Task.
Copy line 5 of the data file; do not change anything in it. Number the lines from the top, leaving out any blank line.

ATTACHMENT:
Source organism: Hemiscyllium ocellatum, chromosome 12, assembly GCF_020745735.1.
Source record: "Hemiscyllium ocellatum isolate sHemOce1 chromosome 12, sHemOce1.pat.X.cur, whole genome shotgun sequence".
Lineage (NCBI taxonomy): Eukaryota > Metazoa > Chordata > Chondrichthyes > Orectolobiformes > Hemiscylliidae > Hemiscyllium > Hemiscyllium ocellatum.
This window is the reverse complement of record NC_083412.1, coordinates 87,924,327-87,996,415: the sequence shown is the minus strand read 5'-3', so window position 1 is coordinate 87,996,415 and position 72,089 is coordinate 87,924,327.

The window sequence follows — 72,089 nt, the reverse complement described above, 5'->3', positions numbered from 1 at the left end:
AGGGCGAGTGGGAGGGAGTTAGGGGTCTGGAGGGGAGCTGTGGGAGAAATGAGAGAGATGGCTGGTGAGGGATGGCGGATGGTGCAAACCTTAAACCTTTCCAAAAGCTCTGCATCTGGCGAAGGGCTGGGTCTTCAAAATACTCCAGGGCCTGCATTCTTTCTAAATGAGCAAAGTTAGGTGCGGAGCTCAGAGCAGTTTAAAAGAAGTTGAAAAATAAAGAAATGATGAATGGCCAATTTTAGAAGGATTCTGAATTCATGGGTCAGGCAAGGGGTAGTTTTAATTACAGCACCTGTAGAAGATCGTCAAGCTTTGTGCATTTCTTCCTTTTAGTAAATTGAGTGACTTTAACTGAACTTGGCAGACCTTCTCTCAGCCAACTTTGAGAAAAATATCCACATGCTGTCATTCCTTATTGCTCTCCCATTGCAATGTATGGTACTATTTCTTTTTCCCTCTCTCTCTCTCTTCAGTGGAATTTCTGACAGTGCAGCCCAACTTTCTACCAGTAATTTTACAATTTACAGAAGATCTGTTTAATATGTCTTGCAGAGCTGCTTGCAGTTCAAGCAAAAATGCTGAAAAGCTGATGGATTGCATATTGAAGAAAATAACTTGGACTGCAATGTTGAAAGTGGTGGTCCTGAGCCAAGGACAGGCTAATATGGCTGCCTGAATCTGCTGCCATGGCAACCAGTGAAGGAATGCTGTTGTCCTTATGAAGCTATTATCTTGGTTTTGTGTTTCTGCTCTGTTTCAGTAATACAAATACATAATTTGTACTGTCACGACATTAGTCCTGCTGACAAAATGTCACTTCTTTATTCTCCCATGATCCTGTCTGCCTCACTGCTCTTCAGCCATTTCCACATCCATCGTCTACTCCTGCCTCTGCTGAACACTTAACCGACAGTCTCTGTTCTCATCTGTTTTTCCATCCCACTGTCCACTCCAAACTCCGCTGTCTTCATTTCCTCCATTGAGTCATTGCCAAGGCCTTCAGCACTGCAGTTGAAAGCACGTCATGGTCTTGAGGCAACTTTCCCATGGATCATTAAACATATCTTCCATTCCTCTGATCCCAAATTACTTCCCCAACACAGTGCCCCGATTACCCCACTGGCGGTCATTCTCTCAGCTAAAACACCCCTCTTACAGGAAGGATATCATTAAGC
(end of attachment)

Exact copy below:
The window sequence follows — 72,089 nt, the reverse complement described above, 5'->3', positions numbered from 1 at the left end: